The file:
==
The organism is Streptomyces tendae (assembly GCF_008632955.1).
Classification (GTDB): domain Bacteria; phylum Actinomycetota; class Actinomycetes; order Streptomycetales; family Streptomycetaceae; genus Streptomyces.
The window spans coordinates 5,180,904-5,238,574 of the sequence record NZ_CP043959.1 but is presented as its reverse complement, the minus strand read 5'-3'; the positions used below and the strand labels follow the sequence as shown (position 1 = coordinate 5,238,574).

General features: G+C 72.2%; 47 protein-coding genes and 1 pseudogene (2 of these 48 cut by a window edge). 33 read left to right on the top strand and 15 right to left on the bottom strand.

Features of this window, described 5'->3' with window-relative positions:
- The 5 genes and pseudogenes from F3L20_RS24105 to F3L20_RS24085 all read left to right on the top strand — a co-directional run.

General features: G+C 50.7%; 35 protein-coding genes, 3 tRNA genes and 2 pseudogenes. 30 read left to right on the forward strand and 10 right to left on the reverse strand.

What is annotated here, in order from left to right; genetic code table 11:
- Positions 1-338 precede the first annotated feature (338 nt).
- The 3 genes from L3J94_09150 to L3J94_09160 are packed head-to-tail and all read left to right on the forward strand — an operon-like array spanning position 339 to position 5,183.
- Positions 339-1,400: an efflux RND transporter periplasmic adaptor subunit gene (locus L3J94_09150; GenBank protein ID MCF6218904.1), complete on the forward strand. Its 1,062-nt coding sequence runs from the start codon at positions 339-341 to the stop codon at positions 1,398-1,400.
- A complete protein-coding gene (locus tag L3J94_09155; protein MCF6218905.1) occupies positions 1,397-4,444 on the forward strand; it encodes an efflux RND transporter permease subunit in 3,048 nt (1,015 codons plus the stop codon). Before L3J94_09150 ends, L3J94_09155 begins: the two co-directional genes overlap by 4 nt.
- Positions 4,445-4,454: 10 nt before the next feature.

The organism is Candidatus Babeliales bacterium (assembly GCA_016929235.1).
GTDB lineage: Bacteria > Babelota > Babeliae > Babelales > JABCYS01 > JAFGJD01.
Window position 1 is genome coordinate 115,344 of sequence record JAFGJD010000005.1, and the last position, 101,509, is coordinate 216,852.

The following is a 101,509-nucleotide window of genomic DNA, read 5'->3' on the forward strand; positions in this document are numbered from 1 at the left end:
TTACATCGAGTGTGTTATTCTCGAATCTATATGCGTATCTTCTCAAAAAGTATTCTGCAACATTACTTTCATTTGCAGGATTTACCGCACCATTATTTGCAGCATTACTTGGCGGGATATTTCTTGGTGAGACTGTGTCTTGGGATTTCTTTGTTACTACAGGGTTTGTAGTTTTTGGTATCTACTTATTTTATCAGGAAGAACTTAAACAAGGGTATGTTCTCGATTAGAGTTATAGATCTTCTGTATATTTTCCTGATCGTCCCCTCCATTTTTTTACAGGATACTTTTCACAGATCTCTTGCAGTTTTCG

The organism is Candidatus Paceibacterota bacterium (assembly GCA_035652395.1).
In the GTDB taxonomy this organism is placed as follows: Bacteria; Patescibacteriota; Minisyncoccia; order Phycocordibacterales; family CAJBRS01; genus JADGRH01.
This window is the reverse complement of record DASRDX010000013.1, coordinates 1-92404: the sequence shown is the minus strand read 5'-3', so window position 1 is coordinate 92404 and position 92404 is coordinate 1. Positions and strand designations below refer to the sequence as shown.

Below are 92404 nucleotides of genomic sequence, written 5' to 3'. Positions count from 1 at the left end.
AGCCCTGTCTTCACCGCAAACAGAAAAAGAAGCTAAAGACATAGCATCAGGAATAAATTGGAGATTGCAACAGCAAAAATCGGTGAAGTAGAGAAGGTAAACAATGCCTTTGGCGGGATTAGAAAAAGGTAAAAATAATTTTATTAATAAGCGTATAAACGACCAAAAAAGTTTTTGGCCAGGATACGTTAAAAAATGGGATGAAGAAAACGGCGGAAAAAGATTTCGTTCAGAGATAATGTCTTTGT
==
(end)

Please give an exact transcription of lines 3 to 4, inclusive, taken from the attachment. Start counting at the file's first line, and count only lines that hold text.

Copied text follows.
The window spans coordinates 5,180,904-5,238,574 of the sequence record NZ_CP043959.1 but is presented as its reverse complement, the minus strand read 5'-3'; the positions used below and the strand labels follow the sequence as shown (position 1 = coordinate 5,238,574).

General features: G+C 72.2%; 47 protein-coding genes and 1 pseudogene (2 of these 48 cut by a window edge). 33 read left to right on the top strand and 15 right to left on the bottom strand.